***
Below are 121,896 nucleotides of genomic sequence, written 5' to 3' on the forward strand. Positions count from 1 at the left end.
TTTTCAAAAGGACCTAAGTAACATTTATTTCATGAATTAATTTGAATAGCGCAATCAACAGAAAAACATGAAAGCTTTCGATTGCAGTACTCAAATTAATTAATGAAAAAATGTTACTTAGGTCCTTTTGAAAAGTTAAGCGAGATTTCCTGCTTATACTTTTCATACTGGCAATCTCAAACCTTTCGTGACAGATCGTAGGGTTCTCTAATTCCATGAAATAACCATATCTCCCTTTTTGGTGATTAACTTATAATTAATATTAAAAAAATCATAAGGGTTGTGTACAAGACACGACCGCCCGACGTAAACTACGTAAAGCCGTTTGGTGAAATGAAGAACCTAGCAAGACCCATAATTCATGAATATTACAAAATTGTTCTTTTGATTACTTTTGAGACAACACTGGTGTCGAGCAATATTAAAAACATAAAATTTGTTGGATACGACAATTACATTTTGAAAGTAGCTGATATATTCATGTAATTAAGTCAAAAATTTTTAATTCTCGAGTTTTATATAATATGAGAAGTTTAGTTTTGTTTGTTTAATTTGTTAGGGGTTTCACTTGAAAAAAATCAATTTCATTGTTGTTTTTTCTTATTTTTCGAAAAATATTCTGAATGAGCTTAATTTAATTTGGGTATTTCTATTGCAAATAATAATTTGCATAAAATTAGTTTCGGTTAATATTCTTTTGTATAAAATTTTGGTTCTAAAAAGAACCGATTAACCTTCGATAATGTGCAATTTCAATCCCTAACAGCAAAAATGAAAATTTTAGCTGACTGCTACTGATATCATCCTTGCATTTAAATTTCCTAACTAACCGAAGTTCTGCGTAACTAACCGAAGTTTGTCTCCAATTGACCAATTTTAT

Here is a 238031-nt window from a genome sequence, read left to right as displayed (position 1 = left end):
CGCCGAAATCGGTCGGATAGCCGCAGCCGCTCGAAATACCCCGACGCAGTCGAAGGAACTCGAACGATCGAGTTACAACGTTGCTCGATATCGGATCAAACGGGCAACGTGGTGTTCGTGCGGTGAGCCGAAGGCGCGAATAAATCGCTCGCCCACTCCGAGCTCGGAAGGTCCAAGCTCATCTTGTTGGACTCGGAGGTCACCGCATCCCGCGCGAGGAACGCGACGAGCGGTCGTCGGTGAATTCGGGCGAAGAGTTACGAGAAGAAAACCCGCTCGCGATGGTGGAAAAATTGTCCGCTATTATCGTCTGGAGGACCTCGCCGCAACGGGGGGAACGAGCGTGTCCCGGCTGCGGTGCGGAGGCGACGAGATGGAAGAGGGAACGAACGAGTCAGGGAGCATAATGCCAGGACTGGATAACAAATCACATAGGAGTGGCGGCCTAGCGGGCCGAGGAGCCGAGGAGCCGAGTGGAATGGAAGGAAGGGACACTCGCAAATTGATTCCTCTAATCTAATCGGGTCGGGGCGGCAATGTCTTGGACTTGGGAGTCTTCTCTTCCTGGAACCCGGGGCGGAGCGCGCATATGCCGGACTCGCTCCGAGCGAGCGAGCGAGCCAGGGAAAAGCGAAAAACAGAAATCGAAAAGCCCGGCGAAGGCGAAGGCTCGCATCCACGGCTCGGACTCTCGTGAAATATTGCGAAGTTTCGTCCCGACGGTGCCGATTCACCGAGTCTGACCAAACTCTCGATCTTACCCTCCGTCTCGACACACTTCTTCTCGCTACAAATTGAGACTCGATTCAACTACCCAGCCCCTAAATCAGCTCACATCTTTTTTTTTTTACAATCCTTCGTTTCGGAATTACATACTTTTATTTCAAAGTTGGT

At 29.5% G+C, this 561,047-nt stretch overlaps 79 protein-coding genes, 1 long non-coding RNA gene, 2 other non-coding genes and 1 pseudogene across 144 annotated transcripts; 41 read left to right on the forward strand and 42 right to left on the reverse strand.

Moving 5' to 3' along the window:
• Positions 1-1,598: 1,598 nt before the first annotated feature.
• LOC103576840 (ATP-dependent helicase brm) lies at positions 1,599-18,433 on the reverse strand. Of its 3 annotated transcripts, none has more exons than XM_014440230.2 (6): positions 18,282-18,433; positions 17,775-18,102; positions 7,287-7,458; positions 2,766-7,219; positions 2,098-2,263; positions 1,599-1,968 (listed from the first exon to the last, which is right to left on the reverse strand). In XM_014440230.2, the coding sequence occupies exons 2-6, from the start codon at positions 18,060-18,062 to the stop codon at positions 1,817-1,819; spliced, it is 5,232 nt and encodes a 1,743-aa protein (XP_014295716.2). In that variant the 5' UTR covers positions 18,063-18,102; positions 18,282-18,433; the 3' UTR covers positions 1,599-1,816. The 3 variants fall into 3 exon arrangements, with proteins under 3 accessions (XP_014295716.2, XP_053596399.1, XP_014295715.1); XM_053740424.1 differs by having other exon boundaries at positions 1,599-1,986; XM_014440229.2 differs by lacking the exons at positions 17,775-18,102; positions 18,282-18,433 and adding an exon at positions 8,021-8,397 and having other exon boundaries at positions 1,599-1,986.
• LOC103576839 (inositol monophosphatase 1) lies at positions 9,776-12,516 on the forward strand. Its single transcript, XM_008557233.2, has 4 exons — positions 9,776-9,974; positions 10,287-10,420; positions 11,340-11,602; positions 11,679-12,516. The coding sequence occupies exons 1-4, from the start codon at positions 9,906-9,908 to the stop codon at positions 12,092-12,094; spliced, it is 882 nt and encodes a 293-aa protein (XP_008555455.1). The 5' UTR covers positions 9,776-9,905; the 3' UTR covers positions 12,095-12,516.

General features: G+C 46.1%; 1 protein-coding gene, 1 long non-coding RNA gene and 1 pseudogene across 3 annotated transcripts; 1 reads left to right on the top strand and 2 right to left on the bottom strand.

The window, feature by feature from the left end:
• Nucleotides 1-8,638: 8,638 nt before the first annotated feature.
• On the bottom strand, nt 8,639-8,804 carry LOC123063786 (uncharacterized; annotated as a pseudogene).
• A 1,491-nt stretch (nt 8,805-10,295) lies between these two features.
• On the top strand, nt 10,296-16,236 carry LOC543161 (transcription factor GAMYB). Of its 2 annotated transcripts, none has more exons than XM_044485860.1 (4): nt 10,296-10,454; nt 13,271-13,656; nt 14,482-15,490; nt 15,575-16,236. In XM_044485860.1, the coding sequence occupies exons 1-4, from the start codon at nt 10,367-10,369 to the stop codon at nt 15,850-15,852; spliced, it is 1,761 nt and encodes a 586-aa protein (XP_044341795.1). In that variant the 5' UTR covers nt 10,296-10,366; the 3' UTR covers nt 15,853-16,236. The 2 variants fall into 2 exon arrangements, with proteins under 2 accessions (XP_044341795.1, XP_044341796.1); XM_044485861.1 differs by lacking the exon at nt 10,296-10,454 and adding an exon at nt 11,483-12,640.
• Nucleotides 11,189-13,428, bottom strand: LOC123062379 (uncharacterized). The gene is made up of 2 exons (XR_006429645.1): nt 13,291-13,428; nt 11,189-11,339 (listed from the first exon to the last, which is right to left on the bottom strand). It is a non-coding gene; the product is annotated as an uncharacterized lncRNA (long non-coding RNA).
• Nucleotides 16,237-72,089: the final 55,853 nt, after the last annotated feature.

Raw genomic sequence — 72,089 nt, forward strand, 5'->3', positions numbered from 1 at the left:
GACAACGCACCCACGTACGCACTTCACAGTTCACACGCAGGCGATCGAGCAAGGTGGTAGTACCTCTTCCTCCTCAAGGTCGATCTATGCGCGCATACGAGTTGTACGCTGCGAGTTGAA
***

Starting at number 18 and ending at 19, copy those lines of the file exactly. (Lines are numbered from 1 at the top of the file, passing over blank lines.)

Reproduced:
Raw genomic sequence — 72,089 nt, forward strand, 5'->3', positions numbered from 1 at the left:
GACAACGCACCCACGTACGCACTTCACAGTTCACACGCAGGCGATCGAGCAAGGTGGTAGTACCTCTTCCTCCTCAAGGTCGATCTATGCGCGCATACGAGTTGTACGCTGCGAGTTGAA